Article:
Kyle Lowry and Masai Ujiri have had a turbulent personal relationship throughout more or less the entirety of Ujiri’s five years in Toronto. Ujiri himself is the first to admit that the two are not always on the best of terms, saying in an interview on ESPN’s The Jump, “Kyle is always mad at me”.
Masai has done many things over the years to incur the wrath of his All-Star point guard, (take his attempt to trade Lowry in 2013 for example) but the worst offense in Lowry’s eyes came this summer when Ujiri traded away his long-time best friend and team-mate, DeMar DeRozan. The trade, that also involved Jakob Poeltl and brought in Kawhi Leonard and Danny Green, was applauded by many at the time. Now more than four months after the trade, both Leonard and Green have been performing at a high level on both ends of the court and, most importantly, the team is winning games.
Quite honestly, the trade had to be made at some point because, as Masai has pointed out on multiple occasions in defense of the trade, doing something over and over and getting the same result is the definition of insanity. In this case, the Raptors trying to get into the playoffs year-after-year with the same coach and the same core group of guys, and never making it past the Eastern Conference Finals, was, quite literally, insane.
With Kawhi’s name constantly being in the MVP conversation and Danny Green defending well and knocking down deep shots at a consistent rate, the team has picked up a couple of key contributors to the team’s 21-5 start. Outside of their on-court performances, both guys provide a steady veteran presence and playoff experience that the Raptors teams of past years have been severely lacking. In other words, the trade was a good move by the Raptors’ team president.
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Kyle Lowry doesn’t quite see it that way. Although he avoided the question posed to him by ESPN’s Rachel Nichols about his relationship with Ujiri, his relative silence on the matter spoke volumes to how he feels about the trade and Ujiri’s part in the trade.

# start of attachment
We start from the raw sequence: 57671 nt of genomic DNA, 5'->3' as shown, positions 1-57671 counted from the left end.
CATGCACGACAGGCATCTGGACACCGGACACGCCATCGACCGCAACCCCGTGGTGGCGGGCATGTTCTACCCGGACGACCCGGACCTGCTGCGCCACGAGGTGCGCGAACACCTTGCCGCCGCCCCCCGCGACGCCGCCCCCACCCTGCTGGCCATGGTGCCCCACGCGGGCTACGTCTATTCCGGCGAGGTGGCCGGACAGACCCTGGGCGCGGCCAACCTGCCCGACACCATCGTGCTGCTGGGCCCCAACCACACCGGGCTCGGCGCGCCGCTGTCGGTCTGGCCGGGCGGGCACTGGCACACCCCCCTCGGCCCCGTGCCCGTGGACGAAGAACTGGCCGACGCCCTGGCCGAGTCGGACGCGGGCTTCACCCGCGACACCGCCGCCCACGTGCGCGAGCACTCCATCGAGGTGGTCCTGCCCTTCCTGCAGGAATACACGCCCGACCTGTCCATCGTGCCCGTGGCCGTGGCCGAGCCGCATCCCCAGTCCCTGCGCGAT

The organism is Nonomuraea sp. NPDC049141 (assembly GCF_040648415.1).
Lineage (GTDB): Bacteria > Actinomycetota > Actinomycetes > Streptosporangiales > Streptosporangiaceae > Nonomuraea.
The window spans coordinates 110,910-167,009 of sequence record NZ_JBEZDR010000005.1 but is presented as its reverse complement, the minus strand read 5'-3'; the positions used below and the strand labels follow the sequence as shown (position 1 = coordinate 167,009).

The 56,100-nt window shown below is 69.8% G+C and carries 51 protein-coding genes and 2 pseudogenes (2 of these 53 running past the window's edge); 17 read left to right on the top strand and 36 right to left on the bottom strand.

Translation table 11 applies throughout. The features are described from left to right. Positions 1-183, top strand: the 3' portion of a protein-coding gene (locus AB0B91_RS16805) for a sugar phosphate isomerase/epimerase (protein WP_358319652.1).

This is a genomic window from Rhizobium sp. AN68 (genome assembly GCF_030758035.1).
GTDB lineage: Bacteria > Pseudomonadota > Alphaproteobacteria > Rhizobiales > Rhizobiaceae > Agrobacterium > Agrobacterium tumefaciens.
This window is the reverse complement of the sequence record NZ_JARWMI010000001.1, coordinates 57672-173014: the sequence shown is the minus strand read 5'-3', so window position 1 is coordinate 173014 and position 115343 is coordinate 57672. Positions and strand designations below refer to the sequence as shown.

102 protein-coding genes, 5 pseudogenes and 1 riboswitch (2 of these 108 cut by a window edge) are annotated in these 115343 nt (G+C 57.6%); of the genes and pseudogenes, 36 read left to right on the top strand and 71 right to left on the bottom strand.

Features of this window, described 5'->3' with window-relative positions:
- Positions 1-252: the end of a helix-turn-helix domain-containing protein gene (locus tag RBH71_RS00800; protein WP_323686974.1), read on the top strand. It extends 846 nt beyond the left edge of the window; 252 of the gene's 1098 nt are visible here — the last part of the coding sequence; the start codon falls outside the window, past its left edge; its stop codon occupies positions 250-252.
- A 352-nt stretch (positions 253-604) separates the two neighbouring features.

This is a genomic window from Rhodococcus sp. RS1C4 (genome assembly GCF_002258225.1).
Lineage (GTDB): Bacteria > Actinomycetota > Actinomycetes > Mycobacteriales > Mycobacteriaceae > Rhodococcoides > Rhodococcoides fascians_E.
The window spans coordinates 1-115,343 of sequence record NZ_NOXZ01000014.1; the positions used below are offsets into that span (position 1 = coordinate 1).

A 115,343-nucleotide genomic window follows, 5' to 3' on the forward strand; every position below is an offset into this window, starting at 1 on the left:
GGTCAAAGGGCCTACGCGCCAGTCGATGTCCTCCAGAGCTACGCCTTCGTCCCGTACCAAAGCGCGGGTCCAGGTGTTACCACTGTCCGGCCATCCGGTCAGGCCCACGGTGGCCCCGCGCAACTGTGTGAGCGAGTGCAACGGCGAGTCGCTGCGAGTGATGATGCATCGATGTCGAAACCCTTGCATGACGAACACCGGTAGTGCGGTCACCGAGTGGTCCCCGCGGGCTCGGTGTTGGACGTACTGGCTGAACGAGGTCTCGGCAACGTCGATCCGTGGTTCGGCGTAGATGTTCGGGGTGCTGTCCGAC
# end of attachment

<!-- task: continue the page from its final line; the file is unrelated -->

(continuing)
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After all, DeMar was like a brother to Kyle, and the trade was quite shocking in its suddenness; DeMar had been with the Raptors since being drafted in 2009, and it felt to many as though he was traded and gone in the blink of an eye.
The interviews done by ESPN of Lowry and Ujiri were not what exposed the relationship as being less than perfect. No, that was social media. The recent interviews merely confirmed that there are issues there, which is not ideal in an executive-star player relationship. However, Lowry made it clear that although the two have a problem on a personal level, both would continue to do their jobs and do what they can to win games for the Raptors, saying: “He does his job, I do my job.”
The biggest thing to take away from all of this is that regardless of whatever issues Masai and Kyle may have when it comes to playing basketball and competing and winning games, all of that is thrown out the window. So, to anyone who was worried by Kyle’s comments on his relationship with Masai, or Masai’s comments on his relationship with Kyle, don’t be — so long as both of those guys remain professional and keep working hard to win basketball games, there is no mending of fences that need to be done.
Take the Golden State Warriors’ star players Kevin Durant and Draymond Green, for example, the pair reported to have never liked one another, and yet they have won two championships in two years as team-mates.
Kyle Lowry and Masai Ujiri do not need to be friends. They need to win basketball games.
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